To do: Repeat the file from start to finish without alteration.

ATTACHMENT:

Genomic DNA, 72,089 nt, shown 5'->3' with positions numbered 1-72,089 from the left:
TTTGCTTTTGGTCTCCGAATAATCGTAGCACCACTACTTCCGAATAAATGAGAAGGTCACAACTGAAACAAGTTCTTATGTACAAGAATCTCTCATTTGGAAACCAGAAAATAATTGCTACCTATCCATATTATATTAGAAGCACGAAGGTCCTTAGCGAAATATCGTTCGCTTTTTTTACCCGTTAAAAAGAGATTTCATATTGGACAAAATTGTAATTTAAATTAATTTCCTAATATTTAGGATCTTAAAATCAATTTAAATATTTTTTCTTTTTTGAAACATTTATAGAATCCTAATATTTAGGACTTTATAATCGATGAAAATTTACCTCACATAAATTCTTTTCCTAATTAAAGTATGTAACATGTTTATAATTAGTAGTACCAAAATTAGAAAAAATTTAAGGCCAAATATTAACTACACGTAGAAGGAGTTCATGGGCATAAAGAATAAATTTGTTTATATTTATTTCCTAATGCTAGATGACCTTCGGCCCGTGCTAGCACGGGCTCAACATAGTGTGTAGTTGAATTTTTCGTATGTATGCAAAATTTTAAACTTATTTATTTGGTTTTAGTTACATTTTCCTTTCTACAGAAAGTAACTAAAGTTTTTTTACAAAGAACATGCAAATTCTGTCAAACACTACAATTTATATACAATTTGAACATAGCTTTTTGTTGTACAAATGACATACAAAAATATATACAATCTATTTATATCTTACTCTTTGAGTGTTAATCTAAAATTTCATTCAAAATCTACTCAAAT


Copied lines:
Genomic DNA, 72,089 nt, shown 5'->3' with positions numbered 1-72,089 from the left:
TTTGCTTTTGGTCTCCGAATAATCGTAGCACCACTACTTCCGAATAAATGAGAAGGTCACAACTGAAACAAGTTCTTATGTACAAGAATCTCTCATTTGGAAACCAGAAAATAATTGCTACCTATCCATATTATATTAGAAGCACGAAGGTCCTTAGCGAAATATCGTTCGCTTTTTTTACCCGTTAAAAAGAGATTTCATATTGGACAAAATTGTAATTTAAATTAATTTCCTAATATTTAGGATCTTAAAATCAATTTAAATATTTTTTCTTTTTTGAAACATTTATAGAATCCTAATATTTAGGACTTTATAATCGATGAAAATTTACCTCACATAAATTCTTTTCCTAATTAAAGTATGTAACATGTTTATAATTAGTAGTACCAAAATTAGAAAAAATTTAAGGCCAAATATTAACTACACGTAGAAGGAGTTCATGGGCATAAAGAATAAATTTGTTTATATTTATTTCCTAATGCTAGATGACCTTCGGCCCGTGCTAGCACGGGCTCAACATAGTGTGTAGTTGAATTTTTCGTATGTATGCAAAATTTTAAACTTATTTATTTGGTTTTAGTTACATTTTCCTTTCTACAGAAAGTAACTAAAGTTTTTTTACAAAGAACATGCAAATTCTGTCAAACACTACAATTTATATACAATTTGAACATAGCTTTTTGTTGTACAAATGACATACAAAAATATATACAATCTATTTATATCTTACTCTTTGAGTGTTAATCTAAAATTTCATTCAAAATCTACTCAAAT